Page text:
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The rotational motion of the nanorod can also be independently analyzed through the APD/autocorrelator setup. The intensity of the total back-scattered light emanating from the nanorod, after passing through a linear polarizer, is IscaP=σsca,CPI(x,y)cos2φ. Here, σsca,CP is the nanorod scattering cross-section for circular polarization at the laser wavelength, I(x,y) is the laser intensity at the particle position, and φ is the rotation angle of the nanorod relative to the polarizer [19,36]. The autocorrelation function (ACF) of IscaP, which is directly obtained from the hardware autocorrelator [Fig. 2(b)], can be fitted by C(τ)=I02+0.5I12exp(τ/τ0)cos(4πfavgτ), where I0 is the average intensity, I1 is the amplitude of the intensity fluctuation, and τ0 is the autocorrelation decay time [19]. The rotational fluctuation is determined by the particle rotational friction coefficient γr and the effective rotational Brownian temperature through τ0=γr/(4kBTr), and it relates to the PSD rotational peak width as Γ=(πτ0)1.

We measured the PSD and ACF of a trapped rotating nanorod as a function of applied laser power [Figs. 2(a) and 2(b)]. As indicated previously, the average rotation frequency, favg, can be obtained either by analyzing the PSD obtained from the QPD data or by analyzing the ACF of the APD signal. Figure 2(c) demonstrates that the two measurements are in excellent agreement. Moreover, the rotation fluctuations estimated from the ACF decay rate and the PSD peak width also match well with each other [Fig. 2(d)]. The agreements is in principle not surprising since both measurements record the scattering intensity of the rotating nanorod after a polarizer, and the PSD of a signal essentially is the Fourier transform of the ACF of the same intensity–time series.

We are now able to analyze the four parameters σ, fc, favg, and τ0 (or Γ):

{σ=(kBTt/k)1/2fc=k/(2πγt(Tt))favg=Mopt/(2πγr(Tr))τ0=γr(Tr)/(4kBTr),
which are all directly or indirectly dependent on temperature [19,35,36].

The friction coefficient temperature dependence can be found in Section 2 of Supplement 1. To estimate Tt and Tr, we proceed as follows: We first note that, for given laser properties, the optical driving torque Mopt and the trap stiffness k are only determined by the nanorod resonance properties, which are strongly dependent on the rod size and shape. The two friction coefficients, γt and γr, are also strongly size-dependent. However, the exact size of the trapped nanorod is unknown in the experiments. We first solved the equations of favg and τ0 to obtain Tr and the nanorod length from the measured (favg,τ0) at a specific laser power P=6.4mW by assuming that the nanorod diameter is fixed at 84 nm. With the derived particle size, we next calculated Tt and Tr versus laser power from the measured (fc,τ0). Figure 2(e) shows that Tt and Tr both increase with laser power. It is also clear that we always have Tt<Tr. This is expected for a particle performing hot Brownian motion because the fluid velocity field affecting rotational motion is more localized near the hot particle surface than the velocity field affecting translation [28].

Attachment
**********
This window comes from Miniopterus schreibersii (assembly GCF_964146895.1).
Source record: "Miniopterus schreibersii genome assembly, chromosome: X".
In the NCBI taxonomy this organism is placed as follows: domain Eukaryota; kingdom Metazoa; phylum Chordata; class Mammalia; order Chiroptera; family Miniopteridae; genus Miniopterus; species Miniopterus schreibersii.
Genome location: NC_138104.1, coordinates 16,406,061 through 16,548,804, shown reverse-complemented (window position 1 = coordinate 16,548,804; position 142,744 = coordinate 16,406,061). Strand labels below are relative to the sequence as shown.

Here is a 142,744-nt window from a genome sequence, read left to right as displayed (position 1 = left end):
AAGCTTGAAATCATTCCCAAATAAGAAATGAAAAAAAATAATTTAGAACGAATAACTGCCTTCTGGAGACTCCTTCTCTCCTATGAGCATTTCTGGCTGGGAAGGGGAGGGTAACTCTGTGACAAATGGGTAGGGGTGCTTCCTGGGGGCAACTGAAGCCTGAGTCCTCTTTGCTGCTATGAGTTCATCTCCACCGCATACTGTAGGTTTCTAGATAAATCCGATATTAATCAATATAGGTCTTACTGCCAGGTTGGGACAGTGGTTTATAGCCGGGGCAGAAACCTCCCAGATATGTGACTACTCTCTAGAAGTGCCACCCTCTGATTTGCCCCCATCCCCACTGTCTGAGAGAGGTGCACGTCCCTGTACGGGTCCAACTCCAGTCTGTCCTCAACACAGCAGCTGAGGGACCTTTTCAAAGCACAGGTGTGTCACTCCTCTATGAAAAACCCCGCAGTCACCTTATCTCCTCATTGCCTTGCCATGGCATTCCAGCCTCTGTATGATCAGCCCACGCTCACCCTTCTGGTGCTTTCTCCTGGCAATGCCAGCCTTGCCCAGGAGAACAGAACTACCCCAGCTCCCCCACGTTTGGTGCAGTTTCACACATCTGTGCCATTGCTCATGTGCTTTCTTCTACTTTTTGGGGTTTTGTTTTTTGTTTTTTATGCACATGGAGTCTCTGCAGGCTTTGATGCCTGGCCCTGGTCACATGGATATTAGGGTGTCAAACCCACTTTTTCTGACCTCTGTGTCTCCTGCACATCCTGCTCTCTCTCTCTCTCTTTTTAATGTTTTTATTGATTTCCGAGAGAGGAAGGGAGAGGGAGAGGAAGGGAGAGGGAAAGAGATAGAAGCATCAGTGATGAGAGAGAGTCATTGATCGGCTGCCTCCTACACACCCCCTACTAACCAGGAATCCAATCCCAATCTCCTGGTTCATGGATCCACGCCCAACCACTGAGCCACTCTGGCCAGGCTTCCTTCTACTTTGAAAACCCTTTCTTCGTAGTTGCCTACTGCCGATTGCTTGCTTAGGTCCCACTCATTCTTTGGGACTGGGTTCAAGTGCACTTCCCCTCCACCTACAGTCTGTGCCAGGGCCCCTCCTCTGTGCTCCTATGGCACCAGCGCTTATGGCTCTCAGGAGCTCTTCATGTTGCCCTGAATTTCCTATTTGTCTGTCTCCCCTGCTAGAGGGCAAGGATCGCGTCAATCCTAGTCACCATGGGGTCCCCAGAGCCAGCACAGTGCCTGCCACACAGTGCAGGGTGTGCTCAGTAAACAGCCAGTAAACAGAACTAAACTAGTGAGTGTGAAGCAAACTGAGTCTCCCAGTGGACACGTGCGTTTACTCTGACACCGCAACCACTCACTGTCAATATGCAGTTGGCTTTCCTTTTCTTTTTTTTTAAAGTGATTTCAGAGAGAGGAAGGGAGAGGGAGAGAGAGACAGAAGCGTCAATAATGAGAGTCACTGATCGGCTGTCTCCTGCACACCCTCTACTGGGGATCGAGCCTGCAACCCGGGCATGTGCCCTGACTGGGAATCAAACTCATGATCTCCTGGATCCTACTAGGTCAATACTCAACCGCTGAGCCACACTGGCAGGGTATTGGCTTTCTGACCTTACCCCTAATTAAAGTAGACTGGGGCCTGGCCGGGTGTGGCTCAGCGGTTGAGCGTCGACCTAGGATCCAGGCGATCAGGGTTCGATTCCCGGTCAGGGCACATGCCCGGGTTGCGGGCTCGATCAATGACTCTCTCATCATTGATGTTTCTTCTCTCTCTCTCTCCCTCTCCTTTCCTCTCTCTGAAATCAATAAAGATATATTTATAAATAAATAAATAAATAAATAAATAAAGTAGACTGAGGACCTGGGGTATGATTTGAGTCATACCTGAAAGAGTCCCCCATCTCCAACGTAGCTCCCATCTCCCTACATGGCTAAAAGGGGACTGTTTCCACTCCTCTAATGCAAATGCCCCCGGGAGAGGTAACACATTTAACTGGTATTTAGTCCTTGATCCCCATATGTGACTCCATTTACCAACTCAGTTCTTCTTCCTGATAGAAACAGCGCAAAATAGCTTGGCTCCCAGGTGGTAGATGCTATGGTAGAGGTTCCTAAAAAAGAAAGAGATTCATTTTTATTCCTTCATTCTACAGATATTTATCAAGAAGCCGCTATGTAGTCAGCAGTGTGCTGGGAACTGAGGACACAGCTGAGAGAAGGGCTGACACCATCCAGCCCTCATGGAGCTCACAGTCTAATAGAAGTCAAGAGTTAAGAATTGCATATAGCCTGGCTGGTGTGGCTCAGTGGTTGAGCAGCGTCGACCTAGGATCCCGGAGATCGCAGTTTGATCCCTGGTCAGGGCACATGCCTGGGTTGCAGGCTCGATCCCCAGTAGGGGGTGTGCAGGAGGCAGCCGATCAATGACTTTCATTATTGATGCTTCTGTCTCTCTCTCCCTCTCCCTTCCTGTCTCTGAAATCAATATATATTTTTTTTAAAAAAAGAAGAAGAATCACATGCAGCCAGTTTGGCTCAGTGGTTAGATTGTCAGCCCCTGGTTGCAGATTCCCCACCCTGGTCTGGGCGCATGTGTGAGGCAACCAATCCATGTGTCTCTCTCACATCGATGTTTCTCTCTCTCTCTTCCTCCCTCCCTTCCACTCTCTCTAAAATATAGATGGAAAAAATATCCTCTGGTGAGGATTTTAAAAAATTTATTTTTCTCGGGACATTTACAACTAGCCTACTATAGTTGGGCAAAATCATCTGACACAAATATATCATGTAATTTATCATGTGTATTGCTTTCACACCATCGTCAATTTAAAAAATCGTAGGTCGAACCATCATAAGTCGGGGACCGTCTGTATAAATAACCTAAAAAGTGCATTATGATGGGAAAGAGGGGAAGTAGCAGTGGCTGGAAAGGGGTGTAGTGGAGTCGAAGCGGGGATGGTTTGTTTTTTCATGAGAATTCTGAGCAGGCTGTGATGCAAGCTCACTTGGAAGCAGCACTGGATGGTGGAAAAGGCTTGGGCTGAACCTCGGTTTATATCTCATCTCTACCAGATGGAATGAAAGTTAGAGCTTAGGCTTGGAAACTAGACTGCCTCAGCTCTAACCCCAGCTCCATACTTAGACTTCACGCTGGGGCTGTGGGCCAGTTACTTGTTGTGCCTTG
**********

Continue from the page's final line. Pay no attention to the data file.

The Tt and Tr values we extract from the preceding experiment are crucial to understanding the non-equilibrium dynamics of a trapped nanoparticle. However, it is not obvious how they relate to the exact temperature distribution around the particle, although we can assume that Tt is basically set by the distribution of temperature within the volume of water that has to move away from the particle as it moves forward through the liquid [27], while Tr is mostly dependent on the properties of the solution very close to the particle surface. To investigate this, we calculated the temperature profile around a trapped nanorod, assuming the same particle and trapping parameters as before, using finite element simulations (FEM, COMSOL Multiphysics) as shown in Fig. 2(f). Figure 2(e) shows that the calculated temperatures on and 110 nm away from the nanorod surface are very close to the measured Tr and Tt at the same laser power. A slight deviation is not surprising given the uncertainty in particle properties mentioned previously. In any case, the fast temperature drop away from the nanorod surface seen in Fig. 2(f) qualitatively explains why Tt<Tr.